About a year and a half ago, Kim Davis, the county clerk from Kentucky who was jailed when she refused to violate her conscience and her deeply held religious beliefs regarding same-sex "marriage," won a resounding victory for the cause of religious liberty.
But the LGBT movement just won't give up.
Wednesday, attorneys for Liberty Counsel presented oral arguments in the 6th Circuit Court of Appeals urging against reinstating one of the lawsuits filed against Davis. Ermold v. Davis was dismissed, along with three others, after the Kentucky state legislature amended the marriage license process to repeal the requirement that her name and signature must appear on marriage licenses.
David Ermold, the plaintiff in the case, has already seen Davis thrown in jail for six days for living out her faith. He also has the marriage license he sought in hand. But, as Liberty Counsel Assistant Vice President of Legal Affairs Roger Gannam has pointed out, he's continuing to push to have the county clerk "punished" for her faith.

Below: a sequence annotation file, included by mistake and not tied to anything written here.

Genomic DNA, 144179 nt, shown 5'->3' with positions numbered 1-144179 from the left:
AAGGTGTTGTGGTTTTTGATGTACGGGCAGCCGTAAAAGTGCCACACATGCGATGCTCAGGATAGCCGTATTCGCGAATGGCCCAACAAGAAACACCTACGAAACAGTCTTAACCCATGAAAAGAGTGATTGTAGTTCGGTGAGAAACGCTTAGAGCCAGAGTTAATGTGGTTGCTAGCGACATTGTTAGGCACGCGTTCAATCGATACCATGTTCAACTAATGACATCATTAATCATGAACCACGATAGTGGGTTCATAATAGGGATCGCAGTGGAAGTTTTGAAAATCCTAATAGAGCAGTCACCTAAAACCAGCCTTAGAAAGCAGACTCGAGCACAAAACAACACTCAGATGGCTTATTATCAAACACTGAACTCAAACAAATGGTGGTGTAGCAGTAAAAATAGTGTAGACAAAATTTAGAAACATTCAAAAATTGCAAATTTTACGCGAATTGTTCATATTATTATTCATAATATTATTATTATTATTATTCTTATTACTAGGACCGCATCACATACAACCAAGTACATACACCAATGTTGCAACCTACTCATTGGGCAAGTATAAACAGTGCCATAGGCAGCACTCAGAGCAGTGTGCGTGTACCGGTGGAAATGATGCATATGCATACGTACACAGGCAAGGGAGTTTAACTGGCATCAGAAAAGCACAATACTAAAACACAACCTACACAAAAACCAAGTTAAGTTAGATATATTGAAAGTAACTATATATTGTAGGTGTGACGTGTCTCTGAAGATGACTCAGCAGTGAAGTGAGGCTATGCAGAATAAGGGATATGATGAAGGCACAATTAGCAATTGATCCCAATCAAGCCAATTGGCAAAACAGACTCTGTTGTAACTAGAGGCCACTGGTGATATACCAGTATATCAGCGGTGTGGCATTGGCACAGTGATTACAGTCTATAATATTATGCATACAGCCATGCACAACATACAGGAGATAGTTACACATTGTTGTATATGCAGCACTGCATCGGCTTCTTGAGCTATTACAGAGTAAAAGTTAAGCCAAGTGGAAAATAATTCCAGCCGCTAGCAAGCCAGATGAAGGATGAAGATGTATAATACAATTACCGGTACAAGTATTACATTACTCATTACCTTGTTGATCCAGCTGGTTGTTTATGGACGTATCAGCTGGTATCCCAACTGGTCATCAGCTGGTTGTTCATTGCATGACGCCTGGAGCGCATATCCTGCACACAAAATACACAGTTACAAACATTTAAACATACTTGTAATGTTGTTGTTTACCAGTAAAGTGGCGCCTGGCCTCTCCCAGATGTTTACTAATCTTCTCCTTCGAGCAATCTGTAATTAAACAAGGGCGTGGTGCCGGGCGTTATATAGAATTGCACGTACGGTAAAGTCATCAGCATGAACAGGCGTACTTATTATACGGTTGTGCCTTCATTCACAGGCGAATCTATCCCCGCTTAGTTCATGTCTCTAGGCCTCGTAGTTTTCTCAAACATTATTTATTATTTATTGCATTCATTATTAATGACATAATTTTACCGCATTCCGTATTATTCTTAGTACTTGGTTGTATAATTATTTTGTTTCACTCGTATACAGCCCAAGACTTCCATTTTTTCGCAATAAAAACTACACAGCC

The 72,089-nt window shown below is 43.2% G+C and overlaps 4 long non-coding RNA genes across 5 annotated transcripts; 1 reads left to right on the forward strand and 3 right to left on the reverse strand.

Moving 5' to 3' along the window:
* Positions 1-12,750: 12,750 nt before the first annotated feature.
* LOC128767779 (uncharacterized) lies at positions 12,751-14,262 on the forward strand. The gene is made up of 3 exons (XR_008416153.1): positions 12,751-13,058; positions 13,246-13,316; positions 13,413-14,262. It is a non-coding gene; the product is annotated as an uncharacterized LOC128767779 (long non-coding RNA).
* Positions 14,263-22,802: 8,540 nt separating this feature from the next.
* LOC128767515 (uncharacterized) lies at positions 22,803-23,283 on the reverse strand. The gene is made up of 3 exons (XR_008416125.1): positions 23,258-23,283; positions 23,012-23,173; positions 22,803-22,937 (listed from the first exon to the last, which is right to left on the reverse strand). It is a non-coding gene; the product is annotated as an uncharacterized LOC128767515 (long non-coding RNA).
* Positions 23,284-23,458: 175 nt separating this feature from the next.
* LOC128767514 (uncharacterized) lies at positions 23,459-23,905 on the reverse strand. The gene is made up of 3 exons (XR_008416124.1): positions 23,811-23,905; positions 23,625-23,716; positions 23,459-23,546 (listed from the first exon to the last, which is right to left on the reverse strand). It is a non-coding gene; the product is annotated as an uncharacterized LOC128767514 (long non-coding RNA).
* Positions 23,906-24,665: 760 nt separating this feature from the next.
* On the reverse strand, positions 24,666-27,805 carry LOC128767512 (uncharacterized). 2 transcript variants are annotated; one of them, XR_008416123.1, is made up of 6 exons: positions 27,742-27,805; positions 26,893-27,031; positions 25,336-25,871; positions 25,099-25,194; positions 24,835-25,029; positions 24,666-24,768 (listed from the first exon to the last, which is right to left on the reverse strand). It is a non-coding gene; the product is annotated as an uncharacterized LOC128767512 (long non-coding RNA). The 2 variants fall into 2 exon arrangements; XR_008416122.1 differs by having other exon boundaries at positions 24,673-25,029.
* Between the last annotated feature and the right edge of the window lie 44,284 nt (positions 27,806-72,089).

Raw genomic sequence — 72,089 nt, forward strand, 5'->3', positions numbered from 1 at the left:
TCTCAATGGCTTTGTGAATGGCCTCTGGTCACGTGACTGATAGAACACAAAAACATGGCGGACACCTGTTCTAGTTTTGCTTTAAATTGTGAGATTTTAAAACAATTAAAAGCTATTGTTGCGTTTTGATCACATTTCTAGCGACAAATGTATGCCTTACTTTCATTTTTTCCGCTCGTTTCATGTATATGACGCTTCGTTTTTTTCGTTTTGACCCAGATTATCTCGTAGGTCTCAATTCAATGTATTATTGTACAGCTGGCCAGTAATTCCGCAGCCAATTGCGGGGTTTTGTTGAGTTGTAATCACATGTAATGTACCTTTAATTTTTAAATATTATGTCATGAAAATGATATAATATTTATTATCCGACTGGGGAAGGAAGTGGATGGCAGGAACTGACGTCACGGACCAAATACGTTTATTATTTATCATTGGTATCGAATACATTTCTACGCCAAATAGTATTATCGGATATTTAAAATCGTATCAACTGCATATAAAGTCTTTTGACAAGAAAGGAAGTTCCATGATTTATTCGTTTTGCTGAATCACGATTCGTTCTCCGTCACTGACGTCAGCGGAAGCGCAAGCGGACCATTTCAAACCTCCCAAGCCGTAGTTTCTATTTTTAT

"The Ermold plaintiffs are not satisfied with the marriage license they received while Kim Davis was in jail," he said. "Their vain claims for money and attention were rightfully dismissed, and the court should deny their vindictive attempt to take away the religious liberty victory Kim Davis secured for all Americans who want to perform public service without giving up their constitutional rights."
Following the hearing, there hasn't been an update from Liberty Counsel. It could take several weeks to get a decision from the appeals court.
Earlier this week, a judge denied a request in a separate case to force Davis to pay attorney's fees to the American Civil Liberties Union. As the judge noted, they were not the "prevailing parties" in the case, which had been dismissed, and were not entitled to any money from Davis.